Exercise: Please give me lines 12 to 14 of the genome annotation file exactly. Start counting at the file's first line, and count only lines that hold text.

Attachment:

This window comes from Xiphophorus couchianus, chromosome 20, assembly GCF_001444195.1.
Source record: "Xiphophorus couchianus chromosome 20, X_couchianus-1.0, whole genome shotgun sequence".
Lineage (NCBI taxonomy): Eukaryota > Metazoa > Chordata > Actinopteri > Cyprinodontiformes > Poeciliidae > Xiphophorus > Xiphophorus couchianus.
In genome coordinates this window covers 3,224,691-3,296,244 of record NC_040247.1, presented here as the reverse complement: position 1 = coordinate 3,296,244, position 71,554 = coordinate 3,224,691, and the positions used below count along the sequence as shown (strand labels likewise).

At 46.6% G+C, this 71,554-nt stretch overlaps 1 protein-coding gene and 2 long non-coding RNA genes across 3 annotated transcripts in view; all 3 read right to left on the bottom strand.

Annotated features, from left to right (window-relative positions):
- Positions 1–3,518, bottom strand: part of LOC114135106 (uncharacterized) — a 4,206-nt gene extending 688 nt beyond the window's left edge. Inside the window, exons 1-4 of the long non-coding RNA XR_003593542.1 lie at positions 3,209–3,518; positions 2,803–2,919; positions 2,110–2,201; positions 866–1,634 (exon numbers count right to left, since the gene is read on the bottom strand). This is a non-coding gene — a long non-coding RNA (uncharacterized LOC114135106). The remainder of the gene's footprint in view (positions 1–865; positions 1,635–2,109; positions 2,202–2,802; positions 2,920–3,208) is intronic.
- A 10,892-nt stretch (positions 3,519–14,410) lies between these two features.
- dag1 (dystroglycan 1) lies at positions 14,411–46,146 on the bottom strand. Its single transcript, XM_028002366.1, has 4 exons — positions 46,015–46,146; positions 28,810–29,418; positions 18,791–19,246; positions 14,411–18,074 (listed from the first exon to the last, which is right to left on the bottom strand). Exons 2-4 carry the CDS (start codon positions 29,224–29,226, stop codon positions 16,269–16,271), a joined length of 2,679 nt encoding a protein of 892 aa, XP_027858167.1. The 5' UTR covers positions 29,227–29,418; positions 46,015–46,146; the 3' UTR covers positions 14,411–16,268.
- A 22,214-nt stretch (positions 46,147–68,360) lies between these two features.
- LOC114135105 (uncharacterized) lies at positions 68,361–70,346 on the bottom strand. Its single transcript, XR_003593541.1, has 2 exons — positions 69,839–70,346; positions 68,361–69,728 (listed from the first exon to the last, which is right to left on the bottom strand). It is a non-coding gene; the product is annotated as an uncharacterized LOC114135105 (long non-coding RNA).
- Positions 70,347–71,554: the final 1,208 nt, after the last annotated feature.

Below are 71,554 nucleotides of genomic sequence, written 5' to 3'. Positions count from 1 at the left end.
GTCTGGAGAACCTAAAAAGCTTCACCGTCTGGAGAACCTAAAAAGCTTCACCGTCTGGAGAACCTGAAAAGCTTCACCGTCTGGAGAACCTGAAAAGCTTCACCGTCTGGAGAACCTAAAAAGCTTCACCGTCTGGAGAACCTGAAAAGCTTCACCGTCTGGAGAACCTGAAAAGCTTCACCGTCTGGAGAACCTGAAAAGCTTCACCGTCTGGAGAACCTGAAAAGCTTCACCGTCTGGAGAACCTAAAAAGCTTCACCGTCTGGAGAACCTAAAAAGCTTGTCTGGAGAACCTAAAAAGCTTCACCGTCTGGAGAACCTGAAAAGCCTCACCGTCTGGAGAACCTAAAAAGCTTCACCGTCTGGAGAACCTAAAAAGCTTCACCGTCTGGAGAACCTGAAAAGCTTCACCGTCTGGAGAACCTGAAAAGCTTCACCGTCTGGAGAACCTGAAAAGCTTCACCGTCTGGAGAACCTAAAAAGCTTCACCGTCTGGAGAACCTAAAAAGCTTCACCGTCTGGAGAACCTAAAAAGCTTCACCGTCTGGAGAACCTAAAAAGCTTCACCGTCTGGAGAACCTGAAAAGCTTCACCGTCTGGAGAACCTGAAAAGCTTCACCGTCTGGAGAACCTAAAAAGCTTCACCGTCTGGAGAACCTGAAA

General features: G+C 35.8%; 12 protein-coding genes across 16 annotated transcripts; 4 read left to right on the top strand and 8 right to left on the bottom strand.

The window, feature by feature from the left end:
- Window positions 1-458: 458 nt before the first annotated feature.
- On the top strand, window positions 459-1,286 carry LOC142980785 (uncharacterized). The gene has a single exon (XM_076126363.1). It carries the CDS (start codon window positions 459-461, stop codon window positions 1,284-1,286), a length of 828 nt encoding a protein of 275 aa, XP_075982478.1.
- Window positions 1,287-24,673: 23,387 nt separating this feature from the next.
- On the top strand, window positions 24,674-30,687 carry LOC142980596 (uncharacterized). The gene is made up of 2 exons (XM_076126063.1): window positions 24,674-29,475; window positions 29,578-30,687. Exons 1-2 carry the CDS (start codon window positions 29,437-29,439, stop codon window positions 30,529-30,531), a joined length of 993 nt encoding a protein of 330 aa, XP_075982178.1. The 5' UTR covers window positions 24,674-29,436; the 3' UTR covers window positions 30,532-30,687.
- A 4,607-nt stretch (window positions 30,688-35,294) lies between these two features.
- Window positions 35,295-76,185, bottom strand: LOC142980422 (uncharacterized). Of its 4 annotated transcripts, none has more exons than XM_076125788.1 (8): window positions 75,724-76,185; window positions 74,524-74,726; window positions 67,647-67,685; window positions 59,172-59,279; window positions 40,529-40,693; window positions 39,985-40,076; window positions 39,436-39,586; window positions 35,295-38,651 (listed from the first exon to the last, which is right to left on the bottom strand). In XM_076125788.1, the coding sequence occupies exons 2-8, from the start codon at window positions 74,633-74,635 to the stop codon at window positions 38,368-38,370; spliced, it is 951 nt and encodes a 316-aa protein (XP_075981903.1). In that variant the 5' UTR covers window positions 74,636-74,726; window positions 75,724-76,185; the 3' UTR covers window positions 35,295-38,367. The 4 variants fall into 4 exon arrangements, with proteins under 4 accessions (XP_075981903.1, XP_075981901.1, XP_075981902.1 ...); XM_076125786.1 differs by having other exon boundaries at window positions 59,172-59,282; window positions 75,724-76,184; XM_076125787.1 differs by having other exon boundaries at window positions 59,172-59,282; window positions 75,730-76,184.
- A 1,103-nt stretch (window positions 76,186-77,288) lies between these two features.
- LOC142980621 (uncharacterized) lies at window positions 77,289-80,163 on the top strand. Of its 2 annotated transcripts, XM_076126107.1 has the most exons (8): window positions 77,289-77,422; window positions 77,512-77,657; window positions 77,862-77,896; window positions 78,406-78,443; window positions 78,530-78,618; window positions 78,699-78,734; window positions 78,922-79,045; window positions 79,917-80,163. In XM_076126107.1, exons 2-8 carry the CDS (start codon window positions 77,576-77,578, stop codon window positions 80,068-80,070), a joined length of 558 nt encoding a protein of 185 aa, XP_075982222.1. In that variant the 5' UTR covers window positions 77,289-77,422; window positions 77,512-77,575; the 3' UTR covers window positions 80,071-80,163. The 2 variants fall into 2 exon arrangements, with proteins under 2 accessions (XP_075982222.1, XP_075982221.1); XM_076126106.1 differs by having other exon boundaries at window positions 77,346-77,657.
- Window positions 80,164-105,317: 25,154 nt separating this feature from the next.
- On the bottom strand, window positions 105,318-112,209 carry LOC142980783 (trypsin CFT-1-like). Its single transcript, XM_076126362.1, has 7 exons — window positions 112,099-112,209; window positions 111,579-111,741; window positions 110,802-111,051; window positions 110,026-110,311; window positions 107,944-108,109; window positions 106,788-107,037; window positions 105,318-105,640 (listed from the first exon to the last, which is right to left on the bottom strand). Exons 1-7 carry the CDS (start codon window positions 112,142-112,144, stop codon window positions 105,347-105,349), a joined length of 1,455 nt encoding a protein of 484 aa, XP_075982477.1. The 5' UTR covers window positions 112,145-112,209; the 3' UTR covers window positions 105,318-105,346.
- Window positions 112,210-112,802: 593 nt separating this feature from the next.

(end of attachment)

- Positions 70,347–71,554: the final 1,208 nt, after the last annotated feature.

Below are 71,554 nucleotides of genomic sequence, written 5' to 3'. Positions count from 1 at the left end.
GTCTGGAGAACCTAAAAAGCTTCACCGTCTGGAGAACCTAAAAAGCTTCACCGTCTGGAGAACCTGAAAAGCTTCACCGTCTGGAGAACCTGAAAAGCTTCACCGTCTGGAGAACCTAAAAAGCTTCACCGTCTGGAGAACCTGAAAAGCTTCACCGTCTGGAGAACCTGAAAAGCTTCACCGTCTGGAGAACCTGAAAAGCTTCACCGTCTGGAGAACCTGAAAAGCTTCACCGTCTGGAGAACCTAAAAAGCTTCACCGTCTGGAGAACCTAAAAAGCTTGTCTGGAGAACCTAAAAAGCTTCACCGTCTGGAGAACCTGAAAAGCCTCACCGTCTGGAGAACCTAAAAAGCTTCACCGTCTGGAGAACCTAAAAAGCTTCACCGTCTGGAGAACCTGAAAAGCTTCACCGTCTGGAGAACCTGAAAAGCTTCACCGTCTGGAGAACCTGAAAAGCTTCACCGTCTGGAGAACCTAAAAAGCTTCACCGTCTGGAGAACCTAAAAAGCTTCACCGTCTGGAGAACCTAAAAAGCTTCACCGTCTGGAGAACCTAAAAAGCTTCACCGTCTGGAGAACCTGAAAAGCTTCACCGTCTGGAGAACCTGAAAAGCTTCACCGTCTGGAGAACCTAAAAAGCTTCACCGTCTGGAGAACCTGAAA